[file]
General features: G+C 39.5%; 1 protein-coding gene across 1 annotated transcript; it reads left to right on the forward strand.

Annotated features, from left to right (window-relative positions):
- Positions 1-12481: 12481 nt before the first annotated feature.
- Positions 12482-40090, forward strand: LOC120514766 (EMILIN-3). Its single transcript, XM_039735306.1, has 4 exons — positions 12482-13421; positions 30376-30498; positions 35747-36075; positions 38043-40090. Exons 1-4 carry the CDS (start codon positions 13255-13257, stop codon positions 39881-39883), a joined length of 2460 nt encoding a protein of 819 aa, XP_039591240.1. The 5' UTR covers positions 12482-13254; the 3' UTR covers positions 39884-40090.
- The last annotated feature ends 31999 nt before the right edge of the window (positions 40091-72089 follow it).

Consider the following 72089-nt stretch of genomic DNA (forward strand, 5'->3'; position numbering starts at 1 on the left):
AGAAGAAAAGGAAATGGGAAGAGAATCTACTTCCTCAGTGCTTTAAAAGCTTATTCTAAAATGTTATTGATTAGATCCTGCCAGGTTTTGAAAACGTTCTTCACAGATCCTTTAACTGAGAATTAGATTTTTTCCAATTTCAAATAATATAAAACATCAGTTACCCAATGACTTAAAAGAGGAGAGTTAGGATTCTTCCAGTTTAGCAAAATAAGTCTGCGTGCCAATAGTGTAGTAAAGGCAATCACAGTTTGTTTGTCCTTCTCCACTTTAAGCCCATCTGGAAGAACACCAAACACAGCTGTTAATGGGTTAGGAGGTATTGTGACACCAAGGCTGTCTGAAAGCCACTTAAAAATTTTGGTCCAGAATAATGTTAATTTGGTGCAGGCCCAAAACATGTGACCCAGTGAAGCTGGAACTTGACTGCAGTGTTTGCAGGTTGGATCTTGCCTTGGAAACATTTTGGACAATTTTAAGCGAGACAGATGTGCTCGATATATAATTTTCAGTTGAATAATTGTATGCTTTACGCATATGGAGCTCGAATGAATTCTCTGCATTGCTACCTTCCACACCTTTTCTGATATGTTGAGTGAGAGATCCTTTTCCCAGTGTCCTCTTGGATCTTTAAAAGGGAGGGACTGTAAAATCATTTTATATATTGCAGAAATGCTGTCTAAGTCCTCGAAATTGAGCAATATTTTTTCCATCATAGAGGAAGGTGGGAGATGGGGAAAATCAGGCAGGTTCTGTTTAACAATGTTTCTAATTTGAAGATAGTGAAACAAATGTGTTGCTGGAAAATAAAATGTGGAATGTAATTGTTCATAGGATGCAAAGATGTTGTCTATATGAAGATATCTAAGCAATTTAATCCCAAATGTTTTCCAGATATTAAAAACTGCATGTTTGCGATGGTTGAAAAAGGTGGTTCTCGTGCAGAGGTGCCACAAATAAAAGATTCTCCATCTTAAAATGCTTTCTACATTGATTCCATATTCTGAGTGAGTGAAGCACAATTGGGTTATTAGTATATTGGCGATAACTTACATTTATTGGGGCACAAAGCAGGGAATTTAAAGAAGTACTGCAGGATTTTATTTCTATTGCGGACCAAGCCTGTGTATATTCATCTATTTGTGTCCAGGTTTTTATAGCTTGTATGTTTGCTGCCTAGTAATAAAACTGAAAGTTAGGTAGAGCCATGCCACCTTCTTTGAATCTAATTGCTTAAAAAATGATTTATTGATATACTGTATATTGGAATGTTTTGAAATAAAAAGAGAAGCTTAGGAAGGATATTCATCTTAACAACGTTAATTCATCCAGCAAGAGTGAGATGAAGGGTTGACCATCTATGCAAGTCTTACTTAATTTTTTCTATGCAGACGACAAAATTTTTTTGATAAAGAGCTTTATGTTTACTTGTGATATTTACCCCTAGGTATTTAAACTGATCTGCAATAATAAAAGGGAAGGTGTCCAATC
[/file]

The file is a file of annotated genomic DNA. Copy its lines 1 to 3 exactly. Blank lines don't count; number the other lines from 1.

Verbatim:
General features: G+C 39.5%; 1 protein-coding gene across 1 annotated transcript; it reads left to right on the forward strand.

Annotated features, from left to right (window-relative positions):
- Positions 1-12481: 12481 nt before the first annotated feature.